The philosophy that appealed to Mr Wales was Objectivism, a strand of thinking associated with the author Ayn Rand. “It colours everything I do and think,” he says. In her cult novels “Fountainhead” and “Atlas Shrugged” and other works, Rand described rugged and unbending individualists who embodied a raw brand of capitalism and a metaphysical conviction that reality was fixed and objectively knowable. Through his interest in Objectivism, Mr Wales met, in the early 1990s, a philosopher named Larry Sanger.

Mr Wales was moderating an online discussion about Rand, and Mr Sanger joined in as a sceptic, freely displaying his “contempt for Objectivists because they pretend to be independent-minded and yet they follow in lockstep behind Ayn Rand,” as he puts it. Then Mr Sanger started moderating his own philosophy discussion, and Mr Wales joined in. Mr Wales called him up to contest every single point, and when the two met offline to carry on the jousting, they hit it off famously and became friends.

By the late 1990s, Mr Wales was investing in a website called Bomis, a sort of search engine or web directory where “99% of the searches had to do with naked babes,” as Mr Foote, who was Bomis’s advertising director, puts it. Bomis did barely well enough to support its four employees, he says, but it enabled Mr Wales to fund his bigger fascination: an online encyclopedia. He invited Mr Sanger to be its editor, and in 2000 they started Nupedia. Experts were invited to write articles on various subjects, and the idea was that Nupedia would sell advertising and make profits.

Edit this page
It soon became clear that this was not going to happen, so Messrs Wales and Sanger changed tack. They had often discussed the open-source model in software and how it might be applied elsewhere, and had both read “The Cathedral and the Bazaar”, a seminal open-source text. Who first had which part of the winning idea is now the subject of a bitter dispute, but Mr Wales seems to have proposed throwing the project open to contributions from the public, while Mr Sanger suggested using “wiki” software (which allows easy editing of web pages) to do it. The result was Wikipedia, launched in 2001 as a non-profit project. It soon became a global hit and is now one of the most visited sites on the internet. Its 10m-odd articles in 253 languages are often among the top results for Google searches.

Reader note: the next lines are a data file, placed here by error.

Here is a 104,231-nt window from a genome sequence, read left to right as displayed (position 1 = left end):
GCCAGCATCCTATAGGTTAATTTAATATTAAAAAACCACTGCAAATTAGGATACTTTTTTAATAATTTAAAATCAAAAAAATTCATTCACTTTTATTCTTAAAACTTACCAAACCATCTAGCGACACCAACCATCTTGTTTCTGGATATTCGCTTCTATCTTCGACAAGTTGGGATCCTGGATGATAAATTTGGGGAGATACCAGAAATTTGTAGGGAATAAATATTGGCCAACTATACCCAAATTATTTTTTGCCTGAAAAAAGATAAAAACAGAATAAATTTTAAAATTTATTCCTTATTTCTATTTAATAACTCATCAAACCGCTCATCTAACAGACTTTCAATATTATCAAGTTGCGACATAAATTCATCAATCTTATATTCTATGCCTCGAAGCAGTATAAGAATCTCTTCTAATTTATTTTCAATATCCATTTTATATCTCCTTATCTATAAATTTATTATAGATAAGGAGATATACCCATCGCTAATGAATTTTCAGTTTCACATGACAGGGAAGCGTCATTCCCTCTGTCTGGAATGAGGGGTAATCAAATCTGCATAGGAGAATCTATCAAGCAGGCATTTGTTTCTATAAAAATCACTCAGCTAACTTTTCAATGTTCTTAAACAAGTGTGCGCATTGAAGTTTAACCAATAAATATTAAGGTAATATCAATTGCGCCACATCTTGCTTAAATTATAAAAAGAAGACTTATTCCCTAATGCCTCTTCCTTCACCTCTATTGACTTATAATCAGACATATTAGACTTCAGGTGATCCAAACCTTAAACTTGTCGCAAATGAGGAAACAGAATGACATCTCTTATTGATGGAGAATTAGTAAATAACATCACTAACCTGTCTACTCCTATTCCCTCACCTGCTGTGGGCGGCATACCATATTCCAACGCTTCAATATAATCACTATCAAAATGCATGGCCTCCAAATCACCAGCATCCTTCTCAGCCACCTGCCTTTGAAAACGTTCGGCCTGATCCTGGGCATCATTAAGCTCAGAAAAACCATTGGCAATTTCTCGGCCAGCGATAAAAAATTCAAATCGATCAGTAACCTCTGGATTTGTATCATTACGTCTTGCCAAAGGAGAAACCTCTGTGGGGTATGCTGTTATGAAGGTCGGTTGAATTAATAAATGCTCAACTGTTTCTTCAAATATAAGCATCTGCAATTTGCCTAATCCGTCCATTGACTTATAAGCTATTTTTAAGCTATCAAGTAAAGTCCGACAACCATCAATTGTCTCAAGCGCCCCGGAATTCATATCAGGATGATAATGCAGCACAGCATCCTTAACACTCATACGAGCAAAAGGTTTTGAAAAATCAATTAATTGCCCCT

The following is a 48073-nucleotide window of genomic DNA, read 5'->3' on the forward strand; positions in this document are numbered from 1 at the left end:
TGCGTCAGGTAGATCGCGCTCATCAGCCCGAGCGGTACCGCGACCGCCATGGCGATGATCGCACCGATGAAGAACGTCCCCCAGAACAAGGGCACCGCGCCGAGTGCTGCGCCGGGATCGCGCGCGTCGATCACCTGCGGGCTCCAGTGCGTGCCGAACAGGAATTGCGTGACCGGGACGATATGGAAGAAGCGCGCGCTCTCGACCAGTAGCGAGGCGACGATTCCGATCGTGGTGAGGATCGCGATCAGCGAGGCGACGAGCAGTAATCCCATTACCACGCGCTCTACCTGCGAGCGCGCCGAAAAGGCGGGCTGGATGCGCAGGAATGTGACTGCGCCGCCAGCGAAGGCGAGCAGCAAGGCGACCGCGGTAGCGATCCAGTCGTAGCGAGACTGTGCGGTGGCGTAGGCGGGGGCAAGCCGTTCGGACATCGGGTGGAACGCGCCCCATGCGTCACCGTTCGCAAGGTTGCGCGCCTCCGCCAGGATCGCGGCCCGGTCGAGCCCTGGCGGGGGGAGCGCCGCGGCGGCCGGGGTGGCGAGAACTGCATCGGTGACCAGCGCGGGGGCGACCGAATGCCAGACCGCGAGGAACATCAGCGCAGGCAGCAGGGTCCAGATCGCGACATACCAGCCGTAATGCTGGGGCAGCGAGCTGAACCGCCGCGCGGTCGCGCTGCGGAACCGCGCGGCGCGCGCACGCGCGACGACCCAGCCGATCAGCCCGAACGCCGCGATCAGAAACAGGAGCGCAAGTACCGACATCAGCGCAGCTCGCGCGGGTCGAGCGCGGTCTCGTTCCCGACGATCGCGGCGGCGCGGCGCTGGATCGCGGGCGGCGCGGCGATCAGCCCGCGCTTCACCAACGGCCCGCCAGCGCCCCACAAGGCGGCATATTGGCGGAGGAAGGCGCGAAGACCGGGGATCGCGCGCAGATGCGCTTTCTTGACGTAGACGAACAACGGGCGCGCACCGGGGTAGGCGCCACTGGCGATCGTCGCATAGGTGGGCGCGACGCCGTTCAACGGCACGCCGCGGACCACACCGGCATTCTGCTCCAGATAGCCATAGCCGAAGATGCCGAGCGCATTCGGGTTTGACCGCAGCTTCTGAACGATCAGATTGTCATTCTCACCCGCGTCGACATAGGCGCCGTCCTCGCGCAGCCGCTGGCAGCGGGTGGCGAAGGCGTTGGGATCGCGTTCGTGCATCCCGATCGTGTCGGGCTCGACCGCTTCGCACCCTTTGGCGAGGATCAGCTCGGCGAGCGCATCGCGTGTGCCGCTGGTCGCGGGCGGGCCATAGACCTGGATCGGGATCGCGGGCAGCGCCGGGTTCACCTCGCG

This added several intellectual twists to Mr Wales’s fundamental Objectivism. On one hand, Wikipedia seems to fit well with Rand’s contention, elaborated more fully by libertarian thinkers such as Friedrich von Hayek, that decentralised markets work best because they are so much more efficient than centralised bureaucracies at digesting information. In this case the outcome was not a commodity price, say, but knowledge. On the other hand, Wikipedia continues to be free in the sense of both “free speech” and “free beer”, as an old open-source saying has it. Some people react by wondering, “gee, this is a guy who is very pro-capitalist and yet he started a non-profit foundation for sharing knowledge,” says Mr Wales.

This is my truth, tell me yours
The more subtle twist has to do with the philosophical concept of truth. Ayn Rand believed that truth exists independently of the minds and opinions of people. This ran directly counter to the postmodernist view that there are many truths, depending on the perspective of the observer. And Wikipedia’s process seems, on the face of it, to assume the postmodernist rather than the Objectivist stance. The truths described in its millions of articles evolve over time and through the dialectic of editing wars, leading to a new and fuzzy concept of reality dubbed “wikiality”. “Ayn Rand would be turning in her grave,” thinks Mr Sanger.

As Mr Wales struggles with Wikipedia’s intellectual controversies, he now does so as a minor celebrity.